Manicured shrubs at Adachi Museum of Art
Maple trees at Koishikawa Korakuen
Pine and cherry trees at Shinjuku Gyoen
Bamboo grove at Kodaiji Temple
Moss covered statues at Sanzenin
A variety of moss on display at Ginkakuji
Winterized plants at Rikugien


Larger gardens, especially the strolling gardens of the Edo Period, make use of large man made hills. The hills may represent real or mythical mountains, and some can be ascended and have a viewpoint from where visitors are treated to a panoramic view out over the garden.

Hill representing Mount Fuji at Suizenji Park
View from the artificial hill at the center of Rikugien


Lanterns come in a variety of shapes and sizes and have been a common element of Japanese garden design throughout history. They are usually made of stone and placed in carefully selected locations, such as on islands, at the ends of peninsulas or next to significant buildings, where they provide both light and a pleasing aesthetic. Lanterns are often paired with water basins (see more details below), which together make up a basic component of tea gardens.

Cut stone lantern at Shimogamo Shrine, snow lantern at Kenrokuen and pedestal lantern at Rikugien
Buried shaft lantern at Sento Palace
Row of pedestal lanterns at Saimyoji and uncut pedestal lantern at Yoshikien Garden

Water Basins

Many gardens contain stone water basins (tsukubai), which are used for ritual cleansing, especially ahead of tea ceremonies. The basins vary from simple depressions in uncut stone to elaborate carved stone creations, and are usually provided with a bamboo dipper for scooping up water. These days they often appear as a decorative addition more than for a practical purpose. Water basins are an essential element of tea gardens and are often paired with lanterns.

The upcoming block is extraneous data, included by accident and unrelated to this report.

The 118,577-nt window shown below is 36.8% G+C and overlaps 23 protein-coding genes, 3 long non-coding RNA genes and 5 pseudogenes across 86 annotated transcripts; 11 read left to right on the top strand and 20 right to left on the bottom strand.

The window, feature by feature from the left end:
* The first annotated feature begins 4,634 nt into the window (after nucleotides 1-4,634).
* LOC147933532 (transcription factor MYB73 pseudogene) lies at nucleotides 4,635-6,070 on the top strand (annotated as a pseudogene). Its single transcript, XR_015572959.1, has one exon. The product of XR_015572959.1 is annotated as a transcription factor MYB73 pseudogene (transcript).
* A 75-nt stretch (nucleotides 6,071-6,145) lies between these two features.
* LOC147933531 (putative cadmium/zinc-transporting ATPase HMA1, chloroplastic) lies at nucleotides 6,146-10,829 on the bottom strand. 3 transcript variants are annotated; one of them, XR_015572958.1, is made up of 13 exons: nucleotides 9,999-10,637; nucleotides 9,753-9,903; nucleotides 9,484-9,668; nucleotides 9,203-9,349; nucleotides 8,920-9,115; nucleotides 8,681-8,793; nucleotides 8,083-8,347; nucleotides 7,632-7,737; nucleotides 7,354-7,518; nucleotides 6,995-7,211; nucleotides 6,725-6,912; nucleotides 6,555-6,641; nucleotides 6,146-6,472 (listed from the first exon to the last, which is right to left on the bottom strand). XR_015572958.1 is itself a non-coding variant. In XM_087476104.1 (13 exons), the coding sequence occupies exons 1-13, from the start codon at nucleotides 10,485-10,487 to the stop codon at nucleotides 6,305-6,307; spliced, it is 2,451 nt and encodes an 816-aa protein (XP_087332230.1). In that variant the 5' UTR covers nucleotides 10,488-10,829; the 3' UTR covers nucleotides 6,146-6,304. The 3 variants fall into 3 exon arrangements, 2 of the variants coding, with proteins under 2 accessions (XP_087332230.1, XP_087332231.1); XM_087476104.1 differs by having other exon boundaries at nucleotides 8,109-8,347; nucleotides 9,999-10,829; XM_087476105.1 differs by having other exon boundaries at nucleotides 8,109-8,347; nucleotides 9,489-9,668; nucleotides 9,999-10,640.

Stone lantern and water basin pairings in Urakuen (left) and Kotoin (right)
Basins at Chusonji Temple and Ryoanji Temple
Cut stone water basin at Jojakkoji Temple in Arashiyama


Paths became an integral part of Japanese gardens with the introduction of strolling and tea gardens. Strolling gardens feature circular paths constructed of stepping stones, crushed gravel, sand or packed earth, which are carefully prescribed to lead visitors to the best - albeit controlled - views of the garden. Winding paths also serve to segregate different areas, such as an isolated grove or hidden pond, from each other so that they may be contemplated individually.

Packed earth paths lead through Korakuen
Stepping stone path through Heian Jingu's Dragon Pond that was featured in the movie Lost in Translation


Many types of gardens were built to be viewed from inside a building, such as palace, villa or temple. In contrast, gardens meant to be entered and enjoyed from within, use buildings as a part of the garden's composition, including pavilions, tea houses and guest houses.

Higashi Honganji's Shoseien Garden
The celebrated Joan Teahouse in Urakuen

Borrowed Scenery

Borrowed scenery (shakkei) is the concept of integrating the background landscape outside the garden into the design of the garden. Both, natural objects such as mountains and hills and man made structures such as castles, can be used as borrowed scenery. In modern times, skyscrapers have become a (usually) unintentional borrowed scenery for some gardens in the cities.

Tenryuji borrows the scenery of the Arashiyama mountains, and Ritsurin Koen the backdrop of Mount Shiun
Korakuen includes nearby Okayama Castle as borrowed scenery
Hama Rikyu's borrowed skyscraper backdrop is unintentional but fascinating